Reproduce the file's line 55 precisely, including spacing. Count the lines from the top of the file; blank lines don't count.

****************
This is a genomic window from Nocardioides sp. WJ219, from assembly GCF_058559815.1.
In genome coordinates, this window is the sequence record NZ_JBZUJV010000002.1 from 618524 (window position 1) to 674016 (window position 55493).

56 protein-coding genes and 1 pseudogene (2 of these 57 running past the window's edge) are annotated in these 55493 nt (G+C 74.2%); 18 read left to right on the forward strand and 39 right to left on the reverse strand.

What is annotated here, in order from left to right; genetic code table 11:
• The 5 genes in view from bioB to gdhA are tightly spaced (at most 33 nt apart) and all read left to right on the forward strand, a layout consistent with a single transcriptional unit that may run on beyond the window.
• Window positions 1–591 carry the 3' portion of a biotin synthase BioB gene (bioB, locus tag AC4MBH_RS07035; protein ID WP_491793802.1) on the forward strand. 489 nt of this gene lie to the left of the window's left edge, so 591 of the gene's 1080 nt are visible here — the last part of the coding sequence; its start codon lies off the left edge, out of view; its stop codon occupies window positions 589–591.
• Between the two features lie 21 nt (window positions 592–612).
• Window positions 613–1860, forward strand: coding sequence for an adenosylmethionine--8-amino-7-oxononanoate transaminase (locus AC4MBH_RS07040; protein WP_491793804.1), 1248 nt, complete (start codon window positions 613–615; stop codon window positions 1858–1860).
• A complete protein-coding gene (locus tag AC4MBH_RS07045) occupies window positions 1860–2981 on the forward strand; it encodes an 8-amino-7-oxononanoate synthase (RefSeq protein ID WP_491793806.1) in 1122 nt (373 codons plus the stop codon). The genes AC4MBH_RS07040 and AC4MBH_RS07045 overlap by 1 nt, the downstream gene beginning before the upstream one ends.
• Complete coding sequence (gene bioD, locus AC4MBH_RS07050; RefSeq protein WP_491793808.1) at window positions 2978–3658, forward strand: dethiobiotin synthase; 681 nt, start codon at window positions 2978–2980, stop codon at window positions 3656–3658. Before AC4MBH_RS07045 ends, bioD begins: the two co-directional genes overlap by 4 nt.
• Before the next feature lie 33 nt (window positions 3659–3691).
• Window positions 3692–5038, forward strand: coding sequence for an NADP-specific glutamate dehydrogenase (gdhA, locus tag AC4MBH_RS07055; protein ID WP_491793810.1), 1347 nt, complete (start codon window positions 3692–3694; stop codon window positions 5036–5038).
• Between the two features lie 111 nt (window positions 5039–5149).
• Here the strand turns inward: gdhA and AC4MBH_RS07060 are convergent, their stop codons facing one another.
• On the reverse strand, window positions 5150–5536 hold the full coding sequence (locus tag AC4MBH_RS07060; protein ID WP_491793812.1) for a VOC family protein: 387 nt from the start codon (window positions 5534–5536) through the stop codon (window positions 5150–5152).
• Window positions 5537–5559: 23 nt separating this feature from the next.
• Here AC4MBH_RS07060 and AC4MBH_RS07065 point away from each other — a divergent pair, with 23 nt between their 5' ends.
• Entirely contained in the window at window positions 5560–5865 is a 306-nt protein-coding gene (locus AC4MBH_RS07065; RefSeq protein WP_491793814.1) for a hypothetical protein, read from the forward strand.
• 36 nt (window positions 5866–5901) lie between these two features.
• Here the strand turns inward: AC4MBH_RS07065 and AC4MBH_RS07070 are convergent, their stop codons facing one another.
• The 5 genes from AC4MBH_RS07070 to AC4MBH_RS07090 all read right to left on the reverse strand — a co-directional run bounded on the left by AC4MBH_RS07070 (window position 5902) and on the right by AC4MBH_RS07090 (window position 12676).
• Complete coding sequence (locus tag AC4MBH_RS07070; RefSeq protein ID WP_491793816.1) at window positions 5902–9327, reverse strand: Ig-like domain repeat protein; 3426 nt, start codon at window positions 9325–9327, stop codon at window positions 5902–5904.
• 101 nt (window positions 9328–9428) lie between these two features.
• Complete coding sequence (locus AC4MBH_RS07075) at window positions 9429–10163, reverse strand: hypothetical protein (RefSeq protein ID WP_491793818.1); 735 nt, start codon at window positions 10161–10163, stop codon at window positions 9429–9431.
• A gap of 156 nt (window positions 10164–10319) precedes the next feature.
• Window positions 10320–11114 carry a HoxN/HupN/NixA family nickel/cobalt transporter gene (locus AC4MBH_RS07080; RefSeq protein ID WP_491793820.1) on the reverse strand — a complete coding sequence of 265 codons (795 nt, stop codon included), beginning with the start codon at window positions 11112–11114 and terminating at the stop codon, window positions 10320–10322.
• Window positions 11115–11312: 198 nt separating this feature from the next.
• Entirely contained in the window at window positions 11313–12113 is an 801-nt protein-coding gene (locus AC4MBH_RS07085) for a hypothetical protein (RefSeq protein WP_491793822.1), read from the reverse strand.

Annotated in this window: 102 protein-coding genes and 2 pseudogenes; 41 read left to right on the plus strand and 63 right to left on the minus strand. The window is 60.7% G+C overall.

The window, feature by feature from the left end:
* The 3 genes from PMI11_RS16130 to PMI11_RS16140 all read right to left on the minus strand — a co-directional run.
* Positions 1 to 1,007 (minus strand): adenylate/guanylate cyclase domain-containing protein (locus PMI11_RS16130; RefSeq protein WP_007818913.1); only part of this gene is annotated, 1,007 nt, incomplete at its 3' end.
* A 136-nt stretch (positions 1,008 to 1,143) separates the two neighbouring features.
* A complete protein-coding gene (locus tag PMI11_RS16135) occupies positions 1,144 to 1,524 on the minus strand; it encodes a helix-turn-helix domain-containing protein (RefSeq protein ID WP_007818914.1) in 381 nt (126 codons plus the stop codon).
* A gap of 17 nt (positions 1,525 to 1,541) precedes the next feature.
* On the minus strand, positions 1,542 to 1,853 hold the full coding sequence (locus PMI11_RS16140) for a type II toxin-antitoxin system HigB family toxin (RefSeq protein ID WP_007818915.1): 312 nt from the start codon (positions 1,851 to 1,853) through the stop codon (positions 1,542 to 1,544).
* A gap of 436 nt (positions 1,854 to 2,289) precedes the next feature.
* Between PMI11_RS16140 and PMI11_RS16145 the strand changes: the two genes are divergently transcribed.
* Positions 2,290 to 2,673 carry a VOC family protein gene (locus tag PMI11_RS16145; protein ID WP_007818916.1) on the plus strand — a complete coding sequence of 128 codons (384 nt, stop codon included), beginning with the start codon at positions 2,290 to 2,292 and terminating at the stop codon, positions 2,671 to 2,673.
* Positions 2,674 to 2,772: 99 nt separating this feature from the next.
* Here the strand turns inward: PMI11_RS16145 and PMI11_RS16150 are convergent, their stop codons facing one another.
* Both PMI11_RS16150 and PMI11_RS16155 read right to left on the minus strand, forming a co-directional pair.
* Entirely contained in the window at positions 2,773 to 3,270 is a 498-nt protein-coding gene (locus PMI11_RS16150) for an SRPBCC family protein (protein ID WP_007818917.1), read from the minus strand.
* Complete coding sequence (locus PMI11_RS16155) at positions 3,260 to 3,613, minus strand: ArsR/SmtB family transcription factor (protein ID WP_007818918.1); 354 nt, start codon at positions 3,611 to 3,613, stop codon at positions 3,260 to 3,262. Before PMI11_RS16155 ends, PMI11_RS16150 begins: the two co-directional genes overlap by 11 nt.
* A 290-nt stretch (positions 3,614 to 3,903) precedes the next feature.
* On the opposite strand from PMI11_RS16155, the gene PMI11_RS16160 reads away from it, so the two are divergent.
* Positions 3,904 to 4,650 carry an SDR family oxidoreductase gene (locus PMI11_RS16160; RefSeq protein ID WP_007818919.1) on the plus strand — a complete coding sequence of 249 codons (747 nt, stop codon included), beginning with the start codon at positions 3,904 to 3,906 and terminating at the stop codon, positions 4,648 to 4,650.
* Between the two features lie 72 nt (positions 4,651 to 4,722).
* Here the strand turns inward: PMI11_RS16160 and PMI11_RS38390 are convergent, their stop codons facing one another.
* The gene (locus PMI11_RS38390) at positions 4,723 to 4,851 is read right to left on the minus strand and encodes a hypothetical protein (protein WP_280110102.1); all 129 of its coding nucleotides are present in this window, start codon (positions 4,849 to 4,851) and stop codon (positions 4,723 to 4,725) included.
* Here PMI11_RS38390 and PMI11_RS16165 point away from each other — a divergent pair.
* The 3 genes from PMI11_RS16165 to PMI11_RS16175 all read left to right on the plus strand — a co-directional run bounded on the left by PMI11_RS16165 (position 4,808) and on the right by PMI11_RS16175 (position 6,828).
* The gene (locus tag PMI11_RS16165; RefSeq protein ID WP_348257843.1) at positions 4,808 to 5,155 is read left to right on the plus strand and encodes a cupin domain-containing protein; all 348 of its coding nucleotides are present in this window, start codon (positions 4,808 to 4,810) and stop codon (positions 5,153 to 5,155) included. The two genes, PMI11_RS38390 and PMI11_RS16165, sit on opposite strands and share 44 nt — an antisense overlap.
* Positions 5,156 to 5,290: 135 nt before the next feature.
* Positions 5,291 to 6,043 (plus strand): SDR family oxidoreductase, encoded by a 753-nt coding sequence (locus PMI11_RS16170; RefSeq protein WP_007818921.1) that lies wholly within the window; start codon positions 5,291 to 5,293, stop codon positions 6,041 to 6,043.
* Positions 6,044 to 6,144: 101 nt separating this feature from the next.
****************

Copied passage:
* Positions 5,291 to 6,043 (plus strand): SDR family oxidoreductase, encoded by a 753-nt coding sequence (locus PMI11_RS16170; RefSeq protein WP_007818921.1) that lies wholly within the window; start codon positions 5,291 to 5,293, stop codon positions 6,041 to 6,043.